During the first week that our law firm opened in March, 2013, I attended a marketing seminar in Arizona. During the morning of the first day of the seminar, I met a friend who I had not seen in a long time and he inquired about our new law firm. I told my friend that, “Today is the first day of the opening of our law firm.” My friend could not believe my answer and delicately asked if a marketing seminar was the right place to be on the first day that our law firm was open. I responded, “There is no better place for me to be.”
Why would a marketing seminar be the best place for me on the first day that our law firm was opening? Simply put, nothing is more important than mastering marketing. If you don’t get the clients, you will have no business. Very few lawyers accept this reality.
Since opening our law firm 10 years ago, I’ve invested most of resources into business development. This consists of internet marketing, referral-based marketing with lawyers, community projects and media relations. Most of what we do fails miserably, and that’s okay. Doing something is a lot better than doing nothing.
Over the last 10 years, there have been defense verdicts, sleepless nights and the occasional victory. I now realize that you have to be a little crazy to run your own business. Your family is depending on you to pay the bills and there is no safety net.
These are my reflections from 10 years of running a plaintiff’s law firm:
#1: Struggle Builds Character: Running a law firm is a lot harder and more expensive than I thought it would be. We began with $205k in our operating account and it wasn’t nearly enough.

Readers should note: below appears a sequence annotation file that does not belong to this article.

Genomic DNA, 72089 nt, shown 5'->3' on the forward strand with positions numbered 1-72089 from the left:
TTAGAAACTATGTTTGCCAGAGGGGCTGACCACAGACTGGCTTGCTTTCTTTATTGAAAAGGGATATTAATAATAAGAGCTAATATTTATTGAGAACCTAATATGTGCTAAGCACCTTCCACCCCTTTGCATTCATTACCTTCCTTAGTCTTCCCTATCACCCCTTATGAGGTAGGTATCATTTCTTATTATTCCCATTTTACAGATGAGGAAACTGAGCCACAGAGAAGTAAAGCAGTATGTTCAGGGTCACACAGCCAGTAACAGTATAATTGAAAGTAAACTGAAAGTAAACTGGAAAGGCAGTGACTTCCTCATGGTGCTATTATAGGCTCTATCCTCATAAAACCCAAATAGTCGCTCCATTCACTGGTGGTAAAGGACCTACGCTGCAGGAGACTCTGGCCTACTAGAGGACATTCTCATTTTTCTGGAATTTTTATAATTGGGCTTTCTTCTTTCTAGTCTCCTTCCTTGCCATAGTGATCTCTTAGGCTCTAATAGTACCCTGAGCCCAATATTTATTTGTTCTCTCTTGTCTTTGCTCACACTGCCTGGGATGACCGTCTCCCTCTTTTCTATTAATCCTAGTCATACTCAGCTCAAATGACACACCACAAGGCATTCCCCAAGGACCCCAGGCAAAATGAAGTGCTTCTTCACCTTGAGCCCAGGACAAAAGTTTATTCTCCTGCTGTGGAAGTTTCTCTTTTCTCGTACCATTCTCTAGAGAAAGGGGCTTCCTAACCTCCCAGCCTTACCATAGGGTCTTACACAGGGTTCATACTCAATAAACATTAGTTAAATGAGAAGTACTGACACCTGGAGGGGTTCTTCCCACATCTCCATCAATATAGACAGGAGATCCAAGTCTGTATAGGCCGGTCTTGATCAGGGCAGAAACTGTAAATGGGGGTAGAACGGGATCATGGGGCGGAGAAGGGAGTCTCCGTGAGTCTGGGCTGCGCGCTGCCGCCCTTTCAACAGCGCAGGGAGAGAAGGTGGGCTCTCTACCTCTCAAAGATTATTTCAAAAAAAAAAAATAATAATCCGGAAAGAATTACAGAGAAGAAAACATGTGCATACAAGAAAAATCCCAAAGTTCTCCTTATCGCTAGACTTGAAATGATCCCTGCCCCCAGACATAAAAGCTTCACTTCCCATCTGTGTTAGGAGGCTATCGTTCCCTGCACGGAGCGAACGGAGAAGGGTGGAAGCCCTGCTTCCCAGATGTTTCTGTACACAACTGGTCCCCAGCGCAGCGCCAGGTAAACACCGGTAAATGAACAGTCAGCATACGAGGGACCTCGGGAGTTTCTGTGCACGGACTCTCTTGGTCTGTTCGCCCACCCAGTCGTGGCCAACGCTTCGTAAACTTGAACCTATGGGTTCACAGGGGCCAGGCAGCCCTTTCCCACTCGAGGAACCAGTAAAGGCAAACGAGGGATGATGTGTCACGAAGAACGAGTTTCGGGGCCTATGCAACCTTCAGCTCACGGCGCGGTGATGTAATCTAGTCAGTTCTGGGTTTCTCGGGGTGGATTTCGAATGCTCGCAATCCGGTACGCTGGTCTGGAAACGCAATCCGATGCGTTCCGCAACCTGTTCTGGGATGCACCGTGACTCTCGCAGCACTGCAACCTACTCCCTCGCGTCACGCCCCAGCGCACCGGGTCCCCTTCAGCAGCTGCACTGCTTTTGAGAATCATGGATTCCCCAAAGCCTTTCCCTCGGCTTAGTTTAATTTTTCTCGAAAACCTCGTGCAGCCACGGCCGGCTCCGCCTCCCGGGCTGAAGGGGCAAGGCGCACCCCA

Struggle, challenges and defeat make us who we are. By going through fire and surviving, we become stronger and almost invincible. You should embrace struggle and challenge.
#2: The Best Team Wins: It’s all about the people. Surround yourself with team members who believe in the cause that you’re fighting for and excel at what they do. When you have a team of true believers on your side, you can’t fail.
#3: Never Give Up: During our first year, our law firm lost $72k and we took 3 consecutive defense verdicts. Many lawyers would have given up, but that was not an option for us.
I told our team, “We don’t have a Plan B or Plan C, this is it—either we succeed or fail. And I am going to give everything I’ve got to make sure we succeed.” Your team needs to know that failure is not an option.
#4: Culture Matters Most: Refuse to work with employees who work for a paycheck. You must insist on working only with team members who believe in your mission. Executive management guru, Bill Biggs, calls them, “true believers”.
When you work with true believers, you can overcome almost any obstacle. You and your team are not working for money; you are working for a cause.
#5: Be a Unicorn: You must be different from every other law firm. You must have a niche practice area, e.g., birth injury, that tells the world that you are a specialist and you are the best at what you do. Otherwise, you will be just another law firm for consumers and you will spend your career chasing clients (rather than having clients chase you).
Even 10 years after opening our law firm, I have to admit that running a law firm is still very hard. The challenges and struggles haven’t gone away. But it feels damn good to work for my family (rather than an employer), and I wouldn’t have it any other way.
Thank you for staying on this journey with us over the next 10 years.
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